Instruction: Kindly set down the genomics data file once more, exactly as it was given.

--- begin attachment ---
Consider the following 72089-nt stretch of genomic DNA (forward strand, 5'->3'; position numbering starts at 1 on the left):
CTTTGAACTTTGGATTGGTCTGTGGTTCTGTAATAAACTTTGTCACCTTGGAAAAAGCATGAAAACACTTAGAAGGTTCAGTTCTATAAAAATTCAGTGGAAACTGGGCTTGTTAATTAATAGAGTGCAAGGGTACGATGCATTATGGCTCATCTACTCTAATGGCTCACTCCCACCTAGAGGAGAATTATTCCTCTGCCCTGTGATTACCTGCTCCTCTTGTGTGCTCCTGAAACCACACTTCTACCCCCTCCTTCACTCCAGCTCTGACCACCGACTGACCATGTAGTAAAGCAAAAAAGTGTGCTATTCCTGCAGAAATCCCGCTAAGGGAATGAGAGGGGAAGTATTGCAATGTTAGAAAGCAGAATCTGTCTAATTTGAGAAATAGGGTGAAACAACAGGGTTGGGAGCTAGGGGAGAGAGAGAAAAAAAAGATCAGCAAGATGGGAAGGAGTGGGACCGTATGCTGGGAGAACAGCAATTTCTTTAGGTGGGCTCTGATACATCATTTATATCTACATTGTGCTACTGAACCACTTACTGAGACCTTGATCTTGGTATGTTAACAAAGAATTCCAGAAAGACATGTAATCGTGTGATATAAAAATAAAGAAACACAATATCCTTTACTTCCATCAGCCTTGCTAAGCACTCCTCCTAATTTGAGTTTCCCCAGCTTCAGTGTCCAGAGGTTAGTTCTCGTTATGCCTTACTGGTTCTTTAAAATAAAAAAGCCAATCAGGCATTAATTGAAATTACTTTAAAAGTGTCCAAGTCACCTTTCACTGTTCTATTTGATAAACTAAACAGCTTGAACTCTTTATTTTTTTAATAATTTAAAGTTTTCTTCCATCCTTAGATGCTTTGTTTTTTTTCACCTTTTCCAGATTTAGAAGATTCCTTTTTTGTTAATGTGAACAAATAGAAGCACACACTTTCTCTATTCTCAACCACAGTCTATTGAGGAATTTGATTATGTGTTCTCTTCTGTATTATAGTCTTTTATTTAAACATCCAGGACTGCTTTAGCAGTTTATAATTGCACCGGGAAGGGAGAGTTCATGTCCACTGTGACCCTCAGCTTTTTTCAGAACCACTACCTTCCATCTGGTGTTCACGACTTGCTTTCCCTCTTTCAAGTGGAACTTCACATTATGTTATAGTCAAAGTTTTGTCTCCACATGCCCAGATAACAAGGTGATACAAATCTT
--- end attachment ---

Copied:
Consider the following 72089-nt stretch of genomic DNA (forward strand, 5'->3'; position numbering starts at 1 on the left):
CTTTGAACTTTGGATTGGTCTGTGGTTCTGTAATAAACTTTGTCACCTTGGAAAAAGCATGAAAACACTTAGAAGGTTCAGTTCTATAAAAATTCAGTGGAAACTGGGCTTGTTAATTAATAGAGTGCAAGGGTACGATGCATTATGGCTCATCTACTCTAATGGCTCACTCCCACCTAGAGGAGAATTATTCCTCTGCCCTGTGATTACCTGCTCCTCTTGTGTGCTCCTGAAACCACACTTCTACCCCCTCCTTCACTCCAGCTCTGACCACCGACTGACCATGTAGTAAAGCAAAAAAGTGTGCTATTCCTGCAGAAATCCCGCTAAGGGAATGAGAGGGGAAGTATTGCAATGTTAGAAAGCAGAATCTGTCTAATTTGAGAAATAGGGTGAAACAACAGGGTTGGGAGCTAGGGGAGAGAGAGAAAAAAAAGATCAGCAAGATGGGAAGGAGTGGGACCGTATGCTGGGAGAACAGCAATTTCTTTAGGTGGGCTCTGATACATCATTTATATCTACATTGTGCTACTGAACCACTTACTGAGACCTTGATCTTGGTATGTTAACAAAGAATTCCAGAAAGACATGTAATCGTGTGATATAAAAATAAAGAAACACAATATCCTTTACTTCCATCAGCCTTGCTAAGCACTCCTCCTAATTTGAGTTTCCCCAGCTTCAGTGTCCAGAGGTTAGTTCTCGTTATGCCTTACTGGTTCTTTAAAATAAAAAAGCCAATCAGGCATTAATTGAAATTACTTTAAAAGTGTCCAAGTCACCTTTCACTGTTCTATTTGATAAACTAAACAGCTTGAACTCTTTATTTTTTTAATAATTTAAAGTTTTCTTCCATCCTTAGATGCTTTGTTTTTTTTCACCTTTTCCAGATTTAGAAGATTCCTTTTTTGTTAATGTGAACAAATAGAAGCACACACTTTCTCTATTCTCAACCACAGTCTATTGAGGAATTTGATTATGTGTTCTCTTCTGTATTATAGTCTTTTATTTAAACATCCAGGACTGCTTTAGCAGTTTATAATTGCACCGGGAAGGGAGAGTTCATGTCCACTGTGACCCTCAGCTTTTTTCAGAACCACTACCTTCCATCTGGTGTTCACGACTTGCTTTCCCTCTTTCAAGTGGAACTTCACATTATGTTATAGTCAAAGTTTTGTCTCCACATGCCCAGATAACAAGGTGATACAAATCTT